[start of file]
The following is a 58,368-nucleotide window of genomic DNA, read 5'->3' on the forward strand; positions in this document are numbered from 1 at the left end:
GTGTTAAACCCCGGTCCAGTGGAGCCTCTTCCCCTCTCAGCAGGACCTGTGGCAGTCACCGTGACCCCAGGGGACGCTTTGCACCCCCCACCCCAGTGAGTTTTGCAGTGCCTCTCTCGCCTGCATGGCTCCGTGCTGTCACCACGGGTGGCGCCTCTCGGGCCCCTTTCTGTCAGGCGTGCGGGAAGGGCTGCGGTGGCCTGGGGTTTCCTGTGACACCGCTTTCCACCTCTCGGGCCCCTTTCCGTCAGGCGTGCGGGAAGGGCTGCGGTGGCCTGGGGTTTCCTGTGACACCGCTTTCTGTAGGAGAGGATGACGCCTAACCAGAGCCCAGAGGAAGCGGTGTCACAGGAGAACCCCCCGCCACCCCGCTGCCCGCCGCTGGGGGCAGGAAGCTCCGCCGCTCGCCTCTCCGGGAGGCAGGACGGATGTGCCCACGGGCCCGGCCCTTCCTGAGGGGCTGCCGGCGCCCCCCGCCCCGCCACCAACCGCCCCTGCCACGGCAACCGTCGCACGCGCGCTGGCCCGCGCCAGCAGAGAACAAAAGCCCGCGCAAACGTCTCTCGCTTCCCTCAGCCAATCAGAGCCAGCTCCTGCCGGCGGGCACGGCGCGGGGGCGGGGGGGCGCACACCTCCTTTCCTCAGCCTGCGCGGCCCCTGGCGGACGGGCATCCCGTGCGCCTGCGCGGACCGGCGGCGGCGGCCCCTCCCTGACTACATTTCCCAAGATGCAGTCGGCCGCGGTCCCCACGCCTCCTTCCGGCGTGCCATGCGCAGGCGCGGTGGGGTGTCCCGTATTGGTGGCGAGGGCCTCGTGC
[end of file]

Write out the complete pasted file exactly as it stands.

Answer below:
The following is a 58,368-nucleotide window of genomic DNA, read 5'->3' on the forward strand; positions in this document are numbered from 1 at the left end:
GTGTTAAACCCCGGTCCAGTGGAGCCTCTTCCCCTCTCAGCAGGACCTGTGGCAGTCACCGTGACCCCAGGGGACGCTTTGCACCCCCCACCCCAGTGAGTTTTGCAGTGCCTCTCTCGCCTGCATGGCTCCGTGCTGTCACCACGGGTGGCGCCTCTCGGGCCCCTTTCTGTCAGGCGTGCGGGAAGGGCTGCGGTGGCCTGGGGTTTCCTGTGACACCGCTTTCCACCTCTCGGGCCCCTTTCCGTCAGGCGTGCGGGAAGGGCTGCGGTGGCCTGGGGTTTCCTGTGACACCGCTTTCTGTAGGAGAGGATGACGCCTAACCAGAGCCCAGAGGAAGCGGTGTCACAGGAGAACCCCCCGCCACCCCGCTGCCCGCCGCTGGGGGCAGGAAGCTCCGCCGCTCGCCTCTCCGGGAGGCAGGACGGATGTGCCCACGGGCCCGGCCCTTCCTGAGGGGCTGCCGGCGCCCCCCGCCCCGCCACCAACCGCCCCTGCCACGGCAACCGTCGCACGCGCGCTGGCCCGCGCCAGCAGAGAACAAAAGCCCGCGCAAACGTCTCTCGCTTCCCTCAGCCAATCAGAGCCAGCTCCTGCCGGCGGGCACGGCGCGGGGGCGGGGGGGCGCACACCTCCTTTCCTCAGCCTGCGCGGCCCCTGGCGGACGGGCATCCCGTGCGCCTGCGCGGACCGGCGGCGGCGGCCCCTCCCTGACTACATTTCCCAAGATGCAGTCGGCCGCGGTCCCCACGCCTCCTTCCGGCGTGCCATGCGCAGGCGCGGTGGGGTGTCCCGTATTGGTGGCGAGGGCCTCGTGC